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Blog, Dec. 2014: The Need for Pipeline Safety and How Geospatial Can Help

12/17/2014 5:00:00 AM

Pipeline safety remotely entering data from the feild

With our aging infrastructure and the continued occurrence of deadly pipeline incidents, mapping the underground is more important than ever for pipeline safety.

Pipelines are the safest way to transport natural gas, but increased demand for the aging infrastructure has created  a focus on the need for upgrading them.

Pipeline incidences

Even though the Department of Transportation (DOT) reports that pipeline incidents resulting in serious injury or death have decreased about 50% over the past two decades, various high-profile incidents including the deadly explosion in New York’s East Harlem this past year and 2011’s Allentown explosion have brought attention to the need to repair and replace at-risk and old lines.

On May 12, an explosion involving an 8-inch cast-iron gas main owned by ConEd killed eight people in East Harlem. The National Transportation Safety Board’s preliminary report stated that ‘small gas leaks below the pavement’ were the cause. The pipe was installed in 1887. However, the cause of the leak has yet to be determined, but safety officials reported a broken water main could have been a contributing factor to the explosion.

And, in Allentown, five people were killed and eight homes were destroyed following an explosion involving a 12-inch cast-iron main break. According to the Pipeline & Gas Journal, “The Pennsylvania Public Utility Commission cited UGI for failing to repair a leak discovered in 1979 within 'a reasonable amount of time.' UGI was fined the maximum $500,000 and ordered to remove all of its cast-iron pipe within 14 years and all of its bare steel pipelines within 30 years of the February 2013 ruling. The pipe was installed in 1928.”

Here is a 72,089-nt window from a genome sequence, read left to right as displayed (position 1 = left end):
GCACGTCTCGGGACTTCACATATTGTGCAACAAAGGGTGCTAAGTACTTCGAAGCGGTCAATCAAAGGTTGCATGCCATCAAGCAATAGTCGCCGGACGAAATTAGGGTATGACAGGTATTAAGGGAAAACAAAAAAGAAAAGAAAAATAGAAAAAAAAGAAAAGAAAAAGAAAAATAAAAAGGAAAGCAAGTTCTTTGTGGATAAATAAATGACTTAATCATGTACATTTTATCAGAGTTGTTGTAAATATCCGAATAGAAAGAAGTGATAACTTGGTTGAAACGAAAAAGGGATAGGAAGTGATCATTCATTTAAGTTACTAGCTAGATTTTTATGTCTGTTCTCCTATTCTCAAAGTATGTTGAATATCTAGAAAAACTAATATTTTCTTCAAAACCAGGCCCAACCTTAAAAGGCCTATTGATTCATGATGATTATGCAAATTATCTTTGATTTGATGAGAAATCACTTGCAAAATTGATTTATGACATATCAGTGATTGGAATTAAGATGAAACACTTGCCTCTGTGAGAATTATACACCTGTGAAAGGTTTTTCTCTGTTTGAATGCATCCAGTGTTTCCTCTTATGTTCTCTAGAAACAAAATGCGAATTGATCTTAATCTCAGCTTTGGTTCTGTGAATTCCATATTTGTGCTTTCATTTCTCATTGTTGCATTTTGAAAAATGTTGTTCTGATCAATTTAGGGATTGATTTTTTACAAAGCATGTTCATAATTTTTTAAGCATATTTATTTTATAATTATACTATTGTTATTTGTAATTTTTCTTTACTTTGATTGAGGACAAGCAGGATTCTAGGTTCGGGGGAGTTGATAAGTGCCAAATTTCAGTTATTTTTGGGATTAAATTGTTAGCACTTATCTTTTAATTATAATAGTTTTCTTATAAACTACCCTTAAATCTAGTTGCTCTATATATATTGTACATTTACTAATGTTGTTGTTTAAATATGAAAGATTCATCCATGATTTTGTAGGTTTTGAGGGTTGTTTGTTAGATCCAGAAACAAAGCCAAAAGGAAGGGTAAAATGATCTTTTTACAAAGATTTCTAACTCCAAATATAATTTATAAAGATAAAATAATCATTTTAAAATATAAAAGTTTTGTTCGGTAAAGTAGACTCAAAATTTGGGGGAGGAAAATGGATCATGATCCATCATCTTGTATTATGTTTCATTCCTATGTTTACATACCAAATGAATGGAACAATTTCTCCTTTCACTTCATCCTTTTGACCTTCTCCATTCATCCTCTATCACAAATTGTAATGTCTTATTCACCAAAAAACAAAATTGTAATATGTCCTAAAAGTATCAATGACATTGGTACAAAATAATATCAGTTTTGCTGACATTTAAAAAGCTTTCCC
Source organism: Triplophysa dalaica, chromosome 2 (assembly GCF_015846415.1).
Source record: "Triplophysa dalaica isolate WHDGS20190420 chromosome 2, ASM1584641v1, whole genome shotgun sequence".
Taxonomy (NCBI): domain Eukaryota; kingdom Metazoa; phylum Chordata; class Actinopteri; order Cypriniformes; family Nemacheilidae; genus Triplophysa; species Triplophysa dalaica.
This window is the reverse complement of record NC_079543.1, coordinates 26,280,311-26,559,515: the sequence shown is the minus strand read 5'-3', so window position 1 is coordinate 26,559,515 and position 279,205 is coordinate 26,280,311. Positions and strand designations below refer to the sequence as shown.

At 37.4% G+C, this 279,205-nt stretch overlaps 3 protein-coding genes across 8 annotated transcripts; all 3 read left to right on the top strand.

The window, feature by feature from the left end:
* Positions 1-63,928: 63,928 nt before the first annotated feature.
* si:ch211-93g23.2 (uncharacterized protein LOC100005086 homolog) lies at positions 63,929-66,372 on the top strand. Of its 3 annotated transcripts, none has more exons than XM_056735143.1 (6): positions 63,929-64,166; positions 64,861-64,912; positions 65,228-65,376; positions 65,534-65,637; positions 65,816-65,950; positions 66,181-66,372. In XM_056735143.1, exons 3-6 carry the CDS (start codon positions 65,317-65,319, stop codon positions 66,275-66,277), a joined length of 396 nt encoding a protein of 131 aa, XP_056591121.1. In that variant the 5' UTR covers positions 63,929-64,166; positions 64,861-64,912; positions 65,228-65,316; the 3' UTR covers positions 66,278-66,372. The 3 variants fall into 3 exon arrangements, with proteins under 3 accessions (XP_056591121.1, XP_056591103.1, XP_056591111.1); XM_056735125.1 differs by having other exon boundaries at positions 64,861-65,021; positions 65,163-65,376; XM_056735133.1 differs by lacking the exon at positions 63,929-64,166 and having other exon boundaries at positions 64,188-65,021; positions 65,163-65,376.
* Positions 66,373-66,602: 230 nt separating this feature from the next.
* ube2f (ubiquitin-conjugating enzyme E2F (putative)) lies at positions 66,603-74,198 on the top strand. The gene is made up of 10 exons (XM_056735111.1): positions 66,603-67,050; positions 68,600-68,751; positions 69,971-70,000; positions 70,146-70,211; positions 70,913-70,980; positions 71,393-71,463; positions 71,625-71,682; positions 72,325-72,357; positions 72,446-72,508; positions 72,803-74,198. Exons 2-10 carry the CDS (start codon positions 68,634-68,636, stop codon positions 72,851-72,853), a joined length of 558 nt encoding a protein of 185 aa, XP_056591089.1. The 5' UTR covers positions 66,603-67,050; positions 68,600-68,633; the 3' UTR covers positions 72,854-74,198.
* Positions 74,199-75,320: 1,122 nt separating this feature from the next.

These accidents are just two examples of why repair and replacement of pipelines are an important method of maintaining safety by eliminating pipeline’s rust and corrosion, which can lead to leaks.

From Alabama to Austin, pipeline incidents involving gas leaks have occurred. But, the road to repair may be a long one for the cast-iron pipeline, which in some cases is a century old. This particular material has been the culprit in many of these aforementioned cases.

“It is important to realize that it is just not logistically or economically feasible to replace all the cast-iron or bare-steel pipe at once – nor does it all need to be replaced right away,” said Lori Traweek, senior vice president and chief operating officer of the American Gas Association (AGA) in a recent Pipeline & Gas Journal article.

USA Today reports that since 2004, the most destructive blasts have injured 600, killed at least 135 people, and caused $2 billion in damages.

The causes of the blasts go beyond aging gas pipes. The reasons are many and complex ranging from weather conditions to construction workers hitting a gas pipeline while digging. These causes are often outside of the utility company’s control.

However, locating pipelines is the only way to prevent these deadly accidents.  Geospatial Corporation is dedicated to keeping citizens and construction workers safe by using accurate 3-D mapping of natural gas pipelines exceeding 21’ depths. Recently, Geospatial Corporation worked on a highway expansion project in a densely-populated, metropolitan area that needed our expertise to ensure safety for all of their project workers and community. The mapping decreased the risk of damaging the active pipeline during construction and extraction phases of the city’s project. Using our Smart Probe technologies, Geospatial Corporation mapped 3300’ of a 24’ diameter natural gas pipeline in just one day.

Since the pipeline was serving a large population base, Geospatial needed to do a rapid-deployment for minimal downtime. The pipeline was temporarily taken out of service and spliced in two places to enable Geospatial Corporation mapping specialists to utilize their Smart Probe Inline Mapping Device. This enabled the mapping to be done near a heavily trafficked series of highways at depths exceeding 21 feet – a depth that would have been impossible to map with other known technologies.